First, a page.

Simply comprehending the myriad of national institutional investing systems, investor types and priorities can be an onerous task. Attempting to coordinate an international effort to promote an uncommon investment strategy choice is well and truly herculean.
That is the challenge facing Raffaele Della Croce and the rest of the team behind the Organisation for Economic Co-operation and Development’s long-term investing project as they seek to lengthen the time horizons of investors and get institutional money flowing from across the world into infrastructure gaps.
Della Croce, who leads the Paris-based organisation’s project and is pictured right, argues that an international effort is vital for the infrastructure drive to succeed. “Large investors are looking at global markets as they diversify portfolios and they are increasingly discarding any national biases,” he says. He adds that financial regulation, a major influence of investment strategy choices, is also becoming more and more internationally coordinated.
In explaining the background to the OECD’s push, Della Croce says that its enduring work on institutional investors and data collection on them had been leading it to focus on asset allocation trends. The financial crisis then struck, and a desire to help inform the global effort to restore growth in the aftermath got the organisation active.
Feedback from the market that long-term investment was lacking then spurred the OECD to launch its project in 2011. The OECD cites just 1 per cent of combined global pension fund assets of $20 trillion as being invested directly into infrastructure at the end of 2012.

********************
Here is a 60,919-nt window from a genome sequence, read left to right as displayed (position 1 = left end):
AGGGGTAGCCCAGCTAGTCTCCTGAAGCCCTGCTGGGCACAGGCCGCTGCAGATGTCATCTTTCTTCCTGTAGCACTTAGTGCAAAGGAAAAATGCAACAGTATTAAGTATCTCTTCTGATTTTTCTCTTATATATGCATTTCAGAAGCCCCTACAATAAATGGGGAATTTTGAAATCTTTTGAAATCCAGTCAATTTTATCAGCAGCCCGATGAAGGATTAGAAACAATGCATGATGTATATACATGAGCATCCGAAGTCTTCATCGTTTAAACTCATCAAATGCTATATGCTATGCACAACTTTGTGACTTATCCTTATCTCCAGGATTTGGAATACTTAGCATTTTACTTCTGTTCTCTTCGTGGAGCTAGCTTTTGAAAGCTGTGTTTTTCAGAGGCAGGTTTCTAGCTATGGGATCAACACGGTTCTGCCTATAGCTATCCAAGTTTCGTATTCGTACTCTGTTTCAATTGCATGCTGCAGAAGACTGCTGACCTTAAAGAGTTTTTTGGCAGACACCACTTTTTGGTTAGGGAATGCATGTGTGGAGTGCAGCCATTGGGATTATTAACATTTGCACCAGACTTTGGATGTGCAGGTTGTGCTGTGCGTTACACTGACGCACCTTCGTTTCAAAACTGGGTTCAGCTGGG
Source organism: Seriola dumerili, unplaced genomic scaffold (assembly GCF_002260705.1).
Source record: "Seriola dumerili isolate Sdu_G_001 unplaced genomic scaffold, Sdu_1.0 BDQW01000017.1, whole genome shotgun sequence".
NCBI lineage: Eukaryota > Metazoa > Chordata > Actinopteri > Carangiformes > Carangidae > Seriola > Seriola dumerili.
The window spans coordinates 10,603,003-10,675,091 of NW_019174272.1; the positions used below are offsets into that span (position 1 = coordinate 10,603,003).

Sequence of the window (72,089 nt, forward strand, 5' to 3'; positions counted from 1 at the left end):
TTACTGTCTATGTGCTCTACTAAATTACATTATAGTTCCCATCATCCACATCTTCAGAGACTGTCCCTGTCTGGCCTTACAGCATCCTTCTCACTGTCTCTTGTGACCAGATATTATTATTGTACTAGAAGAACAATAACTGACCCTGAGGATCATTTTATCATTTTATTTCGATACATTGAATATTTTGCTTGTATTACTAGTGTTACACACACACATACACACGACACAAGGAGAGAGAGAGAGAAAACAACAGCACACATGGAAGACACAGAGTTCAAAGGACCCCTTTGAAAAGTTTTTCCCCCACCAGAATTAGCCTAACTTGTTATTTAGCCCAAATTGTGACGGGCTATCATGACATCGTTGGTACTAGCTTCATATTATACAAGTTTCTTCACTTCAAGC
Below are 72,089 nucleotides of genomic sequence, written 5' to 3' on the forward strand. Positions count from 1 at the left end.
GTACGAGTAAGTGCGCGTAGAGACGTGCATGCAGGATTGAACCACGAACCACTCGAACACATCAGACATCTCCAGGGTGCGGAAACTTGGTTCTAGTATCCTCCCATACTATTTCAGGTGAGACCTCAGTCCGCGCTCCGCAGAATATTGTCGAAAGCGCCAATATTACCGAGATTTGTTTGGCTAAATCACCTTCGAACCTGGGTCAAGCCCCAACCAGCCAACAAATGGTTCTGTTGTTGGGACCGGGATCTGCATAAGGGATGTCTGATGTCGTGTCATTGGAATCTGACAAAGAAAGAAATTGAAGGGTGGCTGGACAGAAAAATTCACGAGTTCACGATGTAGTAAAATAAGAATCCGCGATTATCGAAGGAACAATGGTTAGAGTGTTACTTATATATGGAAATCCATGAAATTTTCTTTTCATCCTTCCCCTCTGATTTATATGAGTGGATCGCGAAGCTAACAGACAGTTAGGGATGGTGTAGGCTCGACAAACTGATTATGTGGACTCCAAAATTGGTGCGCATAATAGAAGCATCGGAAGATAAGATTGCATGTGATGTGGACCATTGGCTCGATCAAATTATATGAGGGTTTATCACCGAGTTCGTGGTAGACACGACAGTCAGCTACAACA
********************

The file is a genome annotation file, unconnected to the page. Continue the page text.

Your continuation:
“Our approach is to have a holistic view of the different barriers investors face – from regulation to governance and specific issues on infrastructure investments,” says Della Croce. “We want to put all this within the context of a policy framework that can actually respond in a comprehensive way.”
The OECD project has enlisted some powerful allies in its quest, most notably the G20. While headlines were dominated by discussions on the international community’s response to the Syria crisis and pledges for collaboration on tax avoidance, the G20 leaders’ declaration formulated in St Petersburg in early September acknowledged the importance of long-term investing.
The OECD’s wide-ranging set of high-level principles on long-term investing by institutional investors also became endorsed by the G20 leaders. These principles cover everything from government incentives, regulation and tax to financial education. They are designed to help policy makers promote long-term investing, but their breadth arguably also indicates the sheer complexity of the initiative.
The principles call on governments to work on sustaining private involvement in long-term projects and consider “issuing appropriate long-term instruments” to investors. Risk mitigation, promoting pooled investment vehicles, setting appropriate investment regulation and accounting rules, plus avoiding “crowding-out private investments” also make the list of recommendations to governments.